Raised Sourdough Donuts

Easter & Passover have come and gone, and do you know what that means?

It means that Lent is over, so dessert is a thing again.  Passover has passed right on by, which means that yeast of all kinds can again be celebrated in all it's magnificence.  It also means…

Easter & Passover have come and gone, and do you know what that means?

It means that Lent is over, so dessert is a thing again.  Passover has passed right on by, which means that yeast of all kinds can again be celebrated in all it’s magnificence.  It also means that anyone and everyone can and should eat these donuts again.

I’m on a mission to make anything and everything I can out of my sourdough starter (it makes my nerdy baker self all kinds of excited), and my brain is constantly turning over ways to give the depth of flavor and texture that sourdough lends to pretty much any and every baked good.  And given my undying love for donuts, they were one of the first things to be given the sourdough treatment once my starter was proven to be hearty.

Just look at that crumb.  I am swooning over here.

When you’re making these beauties, don’t worry if the don’t look like they’ve risen very much when it’s time to fry.  All those lovely bits of wild yeast are inside your dough, just waiting to explode into action as soon as they hit the hot oil.  They’ll puff and rise very nicely once you begin frying, so don’t be scared of seemingly flat donuts after the proving portion.

Also, I’ve covered these in a simple chocolate ganache and topped them with sprinkles, because that is how I roll.  If you want to get creative, go for it–plain glaze, flavored glazes, the sky is the limit, so knock yourself out and go crazy.  But most of all, eat all the donuts.

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Raised Sourdough Donuts
A light, fluffy donut that entirely gets it’s texture from wild yeast. Your starter never tasted so good!
  • 2 cups all-purpose flour
  • 1/4 cup white sugar
  • 1 tsp. salt
  • 1/2 cup milk
  • 1/4 cup canola oil, plus more for frying
  • 1 large egg
  • 1/2 cup active sourdough starter (it should have visible bubbles)
In a medium mixing bowl, combine all of the ingredients. Stir until thoroughly combined, then turn it out onto a floured surface and knead briefly, about 2-3 minutes. The dough should be soft and supple, but not sticky. Cover it with plastic wrap to prevent drying out and allow it to rest for 30 minutes to an hour.After the dough has rested, reflour your surface, then roll it out to 1/2″ thick. At this point, you can choose what size/style of donuts you want to make. For large donuts, use a wide-mouth jar lid to cut them out. For smaller donuts, you can use circle cookie cutters. Use a smaller circle to cut out the center if you are not filling them and want a hole in the center.{If you want to make donut holes, I recommend skipping the rolling and simply divide the dough into 24 equal sized portions by cutting it into half, then quarters, then eighths, etc., until you have 24 donut holes}After the donuts are all cut, lay them out on a tray lined with parchment paper and lay a towel over them. Allow them to rise for at least an hour, or up to four. The rise will not be dramatic, but never fear! They will puff up beautifully once they hit the hot oil.When you are ready to fry the donuts, lay out a tray lined with paper towels and have a pair of metal tongs ready.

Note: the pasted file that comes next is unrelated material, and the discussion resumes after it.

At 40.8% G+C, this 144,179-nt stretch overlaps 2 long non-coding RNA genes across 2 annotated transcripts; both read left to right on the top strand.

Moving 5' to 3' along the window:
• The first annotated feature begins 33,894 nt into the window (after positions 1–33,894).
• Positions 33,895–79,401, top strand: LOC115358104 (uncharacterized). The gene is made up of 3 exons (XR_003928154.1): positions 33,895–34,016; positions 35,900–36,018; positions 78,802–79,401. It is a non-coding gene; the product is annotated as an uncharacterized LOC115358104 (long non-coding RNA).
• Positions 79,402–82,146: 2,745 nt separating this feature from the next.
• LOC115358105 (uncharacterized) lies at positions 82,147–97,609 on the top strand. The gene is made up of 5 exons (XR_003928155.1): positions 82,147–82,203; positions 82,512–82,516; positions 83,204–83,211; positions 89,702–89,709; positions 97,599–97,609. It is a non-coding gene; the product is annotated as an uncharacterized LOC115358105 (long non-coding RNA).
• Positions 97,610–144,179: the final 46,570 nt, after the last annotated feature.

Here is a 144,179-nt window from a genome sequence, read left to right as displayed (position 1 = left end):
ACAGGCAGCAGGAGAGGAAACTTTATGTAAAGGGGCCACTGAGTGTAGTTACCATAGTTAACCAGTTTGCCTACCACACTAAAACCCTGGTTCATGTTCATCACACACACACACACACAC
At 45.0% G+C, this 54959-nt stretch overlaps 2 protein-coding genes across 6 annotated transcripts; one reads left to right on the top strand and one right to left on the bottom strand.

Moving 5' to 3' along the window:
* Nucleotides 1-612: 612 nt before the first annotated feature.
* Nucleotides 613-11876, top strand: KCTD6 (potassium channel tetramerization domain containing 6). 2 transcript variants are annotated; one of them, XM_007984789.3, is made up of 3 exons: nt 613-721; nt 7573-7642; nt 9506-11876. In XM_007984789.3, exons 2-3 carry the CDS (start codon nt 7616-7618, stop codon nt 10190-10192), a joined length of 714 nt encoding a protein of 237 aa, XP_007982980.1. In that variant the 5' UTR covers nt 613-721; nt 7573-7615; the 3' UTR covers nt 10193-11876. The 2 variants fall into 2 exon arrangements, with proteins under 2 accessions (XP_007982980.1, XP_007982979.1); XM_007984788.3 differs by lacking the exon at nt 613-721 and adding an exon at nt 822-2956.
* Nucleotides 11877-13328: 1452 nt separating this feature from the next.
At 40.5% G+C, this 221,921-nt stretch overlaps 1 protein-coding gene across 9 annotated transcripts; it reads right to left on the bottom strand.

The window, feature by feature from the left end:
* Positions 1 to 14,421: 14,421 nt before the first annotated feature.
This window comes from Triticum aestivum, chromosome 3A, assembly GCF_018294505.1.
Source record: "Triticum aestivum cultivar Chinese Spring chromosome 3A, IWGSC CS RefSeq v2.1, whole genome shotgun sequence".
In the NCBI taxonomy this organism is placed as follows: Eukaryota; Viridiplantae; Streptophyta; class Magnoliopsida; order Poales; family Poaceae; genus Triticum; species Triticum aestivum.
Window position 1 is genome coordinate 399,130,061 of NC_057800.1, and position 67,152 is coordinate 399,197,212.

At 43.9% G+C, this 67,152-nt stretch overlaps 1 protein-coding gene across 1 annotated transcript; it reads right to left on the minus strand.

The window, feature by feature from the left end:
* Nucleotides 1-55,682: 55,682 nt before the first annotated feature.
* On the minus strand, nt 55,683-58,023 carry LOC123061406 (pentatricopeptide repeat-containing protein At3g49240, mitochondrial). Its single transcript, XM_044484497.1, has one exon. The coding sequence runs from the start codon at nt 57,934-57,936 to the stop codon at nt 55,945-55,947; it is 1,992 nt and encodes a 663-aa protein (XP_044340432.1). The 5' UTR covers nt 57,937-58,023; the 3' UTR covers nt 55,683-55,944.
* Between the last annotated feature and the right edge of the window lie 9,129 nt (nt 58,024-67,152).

Pour about 2″ of canola oil into the bottom of a 3 quart pan. Heat it over medium heat until it reaches 350°, using a fry thermometer or instant read to monitor it. If it overheats, remove from the heat until it comes back down. Monitoring and controlling the heat will vary based on your stove top, so be patient as you figure it out! Also, BE CAREFUL!!! You are working with hot oil, and I don’t think I need to tell you that this is not a time to be distracted.Drop 2-3 donuts into the hot oil at a time. They will sink to the bottom at first, then rise to the top as they begin to cook through. If they don’t, give them a little nudge with the tongs. Cook for about two minutes on the first side, then flip them with the tongs and fry on the second side for two minutes more, or until the donut is golden brown.Make sure that the oil temperature is back up to 350° before cooking more donuts. This temperature is ideal, since it is hot enough that the donuts will cook quickly but not absorb much oil, and not so hot that the outside will burn before the inside is done.Remove to the lined tray and allow to cool. Fill, frost, and decorate to your hearts content! If you want to cover them with sugar, place them in the sugar and toss immediately after removing them from the frying oil.


Prep time: Cook time: Total time: Yield: 10-12 donuts and donut holes, depending on the size of your cutter

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